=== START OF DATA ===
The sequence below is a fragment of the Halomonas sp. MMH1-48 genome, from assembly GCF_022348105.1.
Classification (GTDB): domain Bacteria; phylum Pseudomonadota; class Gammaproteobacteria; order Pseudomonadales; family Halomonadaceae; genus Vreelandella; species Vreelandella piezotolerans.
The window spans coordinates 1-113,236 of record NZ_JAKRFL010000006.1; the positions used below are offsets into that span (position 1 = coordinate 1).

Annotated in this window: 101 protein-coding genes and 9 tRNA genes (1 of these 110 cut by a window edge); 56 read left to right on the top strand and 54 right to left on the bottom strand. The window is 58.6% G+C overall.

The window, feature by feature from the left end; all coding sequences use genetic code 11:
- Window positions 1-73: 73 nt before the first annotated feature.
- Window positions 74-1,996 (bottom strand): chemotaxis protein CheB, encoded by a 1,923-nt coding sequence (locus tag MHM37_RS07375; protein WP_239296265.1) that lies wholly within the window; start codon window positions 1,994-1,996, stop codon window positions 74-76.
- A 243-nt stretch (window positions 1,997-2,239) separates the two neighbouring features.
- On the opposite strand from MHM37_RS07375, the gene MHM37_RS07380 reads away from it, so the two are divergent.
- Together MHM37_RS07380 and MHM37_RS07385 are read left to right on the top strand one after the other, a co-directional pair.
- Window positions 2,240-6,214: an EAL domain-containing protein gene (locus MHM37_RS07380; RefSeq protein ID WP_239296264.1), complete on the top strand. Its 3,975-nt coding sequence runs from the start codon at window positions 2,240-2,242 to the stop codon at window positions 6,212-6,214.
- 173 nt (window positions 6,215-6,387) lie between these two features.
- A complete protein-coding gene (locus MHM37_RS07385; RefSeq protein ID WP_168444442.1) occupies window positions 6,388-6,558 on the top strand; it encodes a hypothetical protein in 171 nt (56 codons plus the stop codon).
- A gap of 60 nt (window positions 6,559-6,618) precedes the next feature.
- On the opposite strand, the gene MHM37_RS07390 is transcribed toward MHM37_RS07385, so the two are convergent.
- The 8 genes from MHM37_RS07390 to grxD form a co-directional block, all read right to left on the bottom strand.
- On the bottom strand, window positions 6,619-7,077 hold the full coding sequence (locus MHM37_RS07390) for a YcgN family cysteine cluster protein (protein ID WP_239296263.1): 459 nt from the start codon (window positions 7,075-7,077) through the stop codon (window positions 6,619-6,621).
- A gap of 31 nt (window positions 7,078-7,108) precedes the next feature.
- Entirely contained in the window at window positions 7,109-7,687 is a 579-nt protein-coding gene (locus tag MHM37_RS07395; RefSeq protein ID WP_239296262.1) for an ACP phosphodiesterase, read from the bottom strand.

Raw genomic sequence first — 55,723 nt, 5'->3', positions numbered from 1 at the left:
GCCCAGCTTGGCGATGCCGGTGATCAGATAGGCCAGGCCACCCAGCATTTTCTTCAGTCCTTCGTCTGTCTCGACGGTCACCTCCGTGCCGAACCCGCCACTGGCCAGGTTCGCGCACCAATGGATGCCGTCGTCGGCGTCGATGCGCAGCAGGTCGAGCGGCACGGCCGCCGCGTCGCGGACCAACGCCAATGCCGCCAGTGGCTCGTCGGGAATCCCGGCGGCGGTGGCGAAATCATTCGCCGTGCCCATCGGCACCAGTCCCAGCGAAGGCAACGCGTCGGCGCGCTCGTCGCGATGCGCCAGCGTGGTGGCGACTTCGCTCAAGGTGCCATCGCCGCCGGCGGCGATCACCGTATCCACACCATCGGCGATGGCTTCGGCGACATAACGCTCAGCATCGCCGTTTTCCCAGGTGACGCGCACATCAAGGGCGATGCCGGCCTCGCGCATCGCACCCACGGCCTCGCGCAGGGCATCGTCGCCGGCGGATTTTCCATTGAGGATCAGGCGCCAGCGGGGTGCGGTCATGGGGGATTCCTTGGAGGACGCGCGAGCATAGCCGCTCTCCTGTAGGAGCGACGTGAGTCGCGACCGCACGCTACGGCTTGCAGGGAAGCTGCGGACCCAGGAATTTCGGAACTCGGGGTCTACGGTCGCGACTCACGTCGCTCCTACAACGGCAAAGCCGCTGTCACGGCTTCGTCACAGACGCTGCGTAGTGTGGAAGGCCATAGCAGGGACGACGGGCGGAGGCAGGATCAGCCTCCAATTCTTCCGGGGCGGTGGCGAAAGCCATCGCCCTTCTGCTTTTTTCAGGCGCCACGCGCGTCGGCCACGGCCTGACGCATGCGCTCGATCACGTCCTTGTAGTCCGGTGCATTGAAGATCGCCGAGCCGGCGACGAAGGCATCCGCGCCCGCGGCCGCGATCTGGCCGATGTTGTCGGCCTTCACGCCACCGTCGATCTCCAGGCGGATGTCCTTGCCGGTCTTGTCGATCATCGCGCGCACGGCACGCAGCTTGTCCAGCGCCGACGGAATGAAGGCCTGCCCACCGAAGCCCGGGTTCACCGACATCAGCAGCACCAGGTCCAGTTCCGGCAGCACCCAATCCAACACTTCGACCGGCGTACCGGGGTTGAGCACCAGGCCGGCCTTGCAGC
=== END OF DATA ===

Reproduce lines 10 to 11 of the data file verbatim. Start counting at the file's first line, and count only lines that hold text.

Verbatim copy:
- Together MHM37_RS07380 and MHM37_RS07385 are read left to right on the top strand one after the other, a co-directional pair.
- Window positions 2,240-6,214: an EAL domain-containing protein gene (locus MHM37_RS07380; RefSeq protein ID WP_239296264.1), complete on the top strand. Its 3,975-nt coding sequence runs from the start codon at window positions 2,240-2,242 to the stop codon at window positions 6,212-6,214.